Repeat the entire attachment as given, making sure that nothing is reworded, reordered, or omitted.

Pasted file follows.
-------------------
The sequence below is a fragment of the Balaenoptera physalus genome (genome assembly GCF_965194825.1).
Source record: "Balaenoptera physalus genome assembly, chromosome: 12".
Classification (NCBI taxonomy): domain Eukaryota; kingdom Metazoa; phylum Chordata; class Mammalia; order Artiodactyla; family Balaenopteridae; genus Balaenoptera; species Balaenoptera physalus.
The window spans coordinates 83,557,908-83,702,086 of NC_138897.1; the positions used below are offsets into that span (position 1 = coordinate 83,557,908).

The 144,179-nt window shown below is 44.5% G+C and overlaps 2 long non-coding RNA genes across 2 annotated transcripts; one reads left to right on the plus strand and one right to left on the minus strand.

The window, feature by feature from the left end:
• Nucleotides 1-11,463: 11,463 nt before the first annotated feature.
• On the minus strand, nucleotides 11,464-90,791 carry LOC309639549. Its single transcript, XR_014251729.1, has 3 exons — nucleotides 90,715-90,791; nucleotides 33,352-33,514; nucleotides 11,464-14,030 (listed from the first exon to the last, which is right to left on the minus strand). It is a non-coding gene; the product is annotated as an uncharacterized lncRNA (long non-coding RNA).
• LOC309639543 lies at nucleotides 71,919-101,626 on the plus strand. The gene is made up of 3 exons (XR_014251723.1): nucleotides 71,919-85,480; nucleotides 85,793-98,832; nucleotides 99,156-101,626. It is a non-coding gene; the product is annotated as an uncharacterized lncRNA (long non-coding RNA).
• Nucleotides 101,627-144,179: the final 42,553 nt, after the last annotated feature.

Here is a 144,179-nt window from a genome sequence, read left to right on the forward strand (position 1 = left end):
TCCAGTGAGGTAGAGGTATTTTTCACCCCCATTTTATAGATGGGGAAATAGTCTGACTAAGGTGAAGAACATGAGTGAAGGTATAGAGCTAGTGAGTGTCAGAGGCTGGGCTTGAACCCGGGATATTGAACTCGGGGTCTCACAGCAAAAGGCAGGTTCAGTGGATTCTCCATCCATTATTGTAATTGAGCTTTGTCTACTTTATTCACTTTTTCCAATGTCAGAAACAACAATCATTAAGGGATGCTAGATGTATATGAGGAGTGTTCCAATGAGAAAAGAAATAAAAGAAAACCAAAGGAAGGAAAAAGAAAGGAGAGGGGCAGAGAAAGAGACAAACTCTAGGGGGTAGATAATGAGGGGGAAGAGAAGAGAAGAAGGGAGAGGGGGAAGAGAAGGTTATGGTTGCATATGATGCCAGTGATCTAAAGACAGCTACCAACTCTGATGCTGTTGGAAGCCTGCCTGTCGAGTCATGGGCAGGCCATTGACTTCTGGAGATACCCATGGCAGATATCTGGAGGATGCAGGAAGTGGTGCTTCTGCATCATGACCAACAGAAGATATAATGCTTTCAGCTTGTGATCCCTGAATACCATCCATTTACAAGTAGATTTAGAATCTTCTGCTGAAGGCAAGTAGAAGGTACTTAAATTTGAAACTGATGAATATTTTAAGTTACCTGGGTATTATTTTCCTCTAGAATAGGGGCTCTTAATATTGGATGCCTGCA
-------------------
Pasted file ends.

The sequence below is a fragment of the Balaenoptera physalus genome (genome assembly GCF_965194825.1).
Source record: "Balaenoptera physalus genome assembly, chromosome: 12".
Classification (NCBI taxonomy): domain Eukaryota; kingdom Metazoa; phylum Chordata; class Mammalia; order Artiodactyla; family Balaenopteridae; genus Balaenoptera; species Balaenoptera physalus.
The window spans coordinates 83,557,908-83,702,086 of NC_138897.1; the positions used below are offsets into that span (position 1 = coordinate 83,557,908).

The 144,179-nt window shown below is 44.5% G+C and overlaps 2 long non-coding RNA genes across 2 annotated transcripts; one reads left to right on the plus strand and one right to left on the minus strand.

The window, feature by feature from the left end:
• Nucleotides 1-11,463: 11,463 nt before the first annotated feature.
• On the minus strand, nucleotides 11,464-90,791 carry LOC309639549. Its single transcript, XR_014251729.1, has 3 exons — nucleotides 90,715-90,791; nucleotides 33,352-33,514; nucleotides 11,464-14,030 (listed from the first exon to the last, which is right to left on the minus strand). It is a non-coding gene; the product is annotated as an uncharacterized lncRNA (long non-coding RNA).
• LOC309639543 lies at nucleotides 71,919-101,626 on the plus strand. The gene is made up of 3 exons (XR_014251723.1): nucleotides 71,919-85,480; nucleotides 85,793-98,832; nucleotides 99,156-101,626. It is a non-coding gene; the product is annotated as an uncharacterized lncRNA (long non-coding RNA).
• Nucleotides 101,627-144,179: the final 42,553 nt, after the last annotated feature.

Here is a 144,179-nt window from a genome sequence, read left to right on the forward strand (position 1 = left end):
TCCAGTGAGGTAGAGGTATTTTTCACCCCCATTTTATAGATGGGGAAATAGTCTGACTAAGGTGAAGAACATGAGTGAAGGTATAGAGCTAGTGAGTGTCAGAGGCTGGGCTTGAACCCGGGATATTGAACTCGGGGTCTCACAGCAAAAGGCAGGTTCAGTGGATTCTCCATCCATTATTGTAATTGAGCTTTGTCTACTTTATTCACTTTTTCCAATGTCAGAAACAACAATCATTAAGGGATGCTAGATGTATATGAGGAGTGTTCCAATGAGAAAAGAAATAAAAGAAAACCAAAGGAAGGAAAAAGAAAGGAGAGGGGCAGAGAAAGAGACAAACTCTAGGGGGTAGATAATGAGGGGGAAGAGAAGAGAAGAAGGGAGAGGGGGAAGAGAAGGTTATGGTTGCATATGATGCCAGTGATCTAAAGACAGCTACCAACTCTGATGCTGTTGGAAGCCTGCCTGTCGAGTCATGGGCAGGCCATTGACTTCTGGAGATACCCATGGCAGATATCTGGAGGATGCAGGAAGTGGTGCTTCTGCATCATGACCAACAGAAGATATAATGCTTTCAGCTTGTGATCCCTGAATACCATCCATTTACAAGTAGATTTAGAATCTTCTGCTGAAGGCAAGTAGAAGGTACTTAAATTTGAAACTGATGAATATTTTAAGTTACCTGGGTATTATTTTCCTCTAGAATAGGGGCTCTTAATATTGGATGCCTGCA